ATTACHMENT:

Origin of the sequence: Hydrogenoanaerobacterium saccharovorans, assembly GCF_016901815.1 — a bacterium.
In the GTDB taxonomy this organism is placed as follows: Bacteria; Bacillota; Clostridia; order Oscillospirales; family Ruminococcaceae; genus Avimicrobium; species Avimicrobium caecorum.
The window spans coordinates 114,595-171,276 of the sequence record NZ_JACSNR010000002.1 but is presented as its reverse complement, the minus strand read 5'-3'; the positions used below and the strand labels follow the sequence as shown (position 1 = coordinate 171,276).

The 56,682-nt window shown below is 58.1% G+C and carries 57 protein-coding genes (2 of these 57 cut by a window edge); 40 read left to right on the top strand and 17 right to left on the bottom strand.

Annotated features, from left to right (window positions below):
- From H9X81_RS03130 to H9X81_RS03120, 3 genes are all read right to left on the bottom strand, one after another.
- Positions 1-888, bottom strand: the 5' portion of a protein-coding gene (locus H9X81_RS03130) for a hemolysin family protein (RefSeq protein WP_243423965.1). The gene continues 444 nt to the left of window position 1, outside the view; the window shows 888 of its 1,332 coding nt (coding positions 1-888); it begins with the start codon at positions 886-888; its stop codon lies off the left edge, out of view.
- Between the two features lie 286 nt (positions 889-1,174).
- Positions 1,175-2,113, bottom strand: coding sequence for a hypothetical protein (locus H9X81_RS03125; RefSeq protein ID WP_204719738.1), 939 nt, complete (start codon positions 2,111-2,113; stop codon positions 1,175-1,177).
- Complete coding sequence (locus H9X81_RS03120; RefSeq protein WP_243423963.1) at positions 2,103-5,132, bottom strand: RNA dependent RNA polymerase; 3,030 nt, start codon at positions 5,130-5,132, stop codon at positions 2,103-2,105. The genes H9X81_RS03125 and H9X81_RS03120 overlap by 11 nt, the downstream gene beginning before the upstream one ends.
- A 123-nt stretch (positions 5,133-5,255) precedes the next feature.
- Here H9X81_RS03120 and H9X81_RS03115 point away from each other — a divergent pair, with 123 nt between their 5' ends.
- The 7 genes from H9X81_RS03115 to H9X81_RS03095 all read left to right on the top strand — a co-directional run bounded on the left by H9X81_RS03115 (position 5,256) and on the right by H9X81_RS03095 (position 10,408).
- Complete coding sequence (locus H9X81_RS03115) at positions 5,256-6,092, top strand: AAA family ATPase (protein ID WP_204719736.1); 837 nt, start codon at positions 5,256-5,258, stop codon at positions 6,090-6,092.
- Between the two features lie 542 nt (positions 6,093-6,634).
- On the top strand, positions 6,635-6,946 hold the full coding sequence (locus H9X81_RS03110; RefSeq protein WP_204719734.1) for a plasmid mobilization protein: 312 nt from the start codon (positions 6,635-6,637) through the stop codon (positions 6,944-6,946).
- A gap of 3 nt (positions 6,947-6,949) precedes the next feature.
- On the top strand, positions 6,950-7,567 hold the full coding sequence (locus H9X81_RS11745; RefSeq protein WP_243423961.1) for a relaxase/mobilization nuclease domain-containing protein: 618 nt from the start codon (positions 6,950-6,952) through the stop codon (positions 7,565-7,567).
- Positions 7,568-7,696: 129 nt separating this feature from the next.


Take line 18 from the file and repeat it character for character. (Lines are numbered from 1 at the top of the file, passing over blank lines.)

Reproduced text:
- On the top strand, positions 6,950-7,567 hold the full coding sequence (locus H9X81_RS11745; RefSeq protein WP_243423961.1) for a relaxase/mobilization nuclease domain-containing protein: 618 nt from the start codon (positions 6,950-6,952) through the stop codon (positions 7,565-7,567).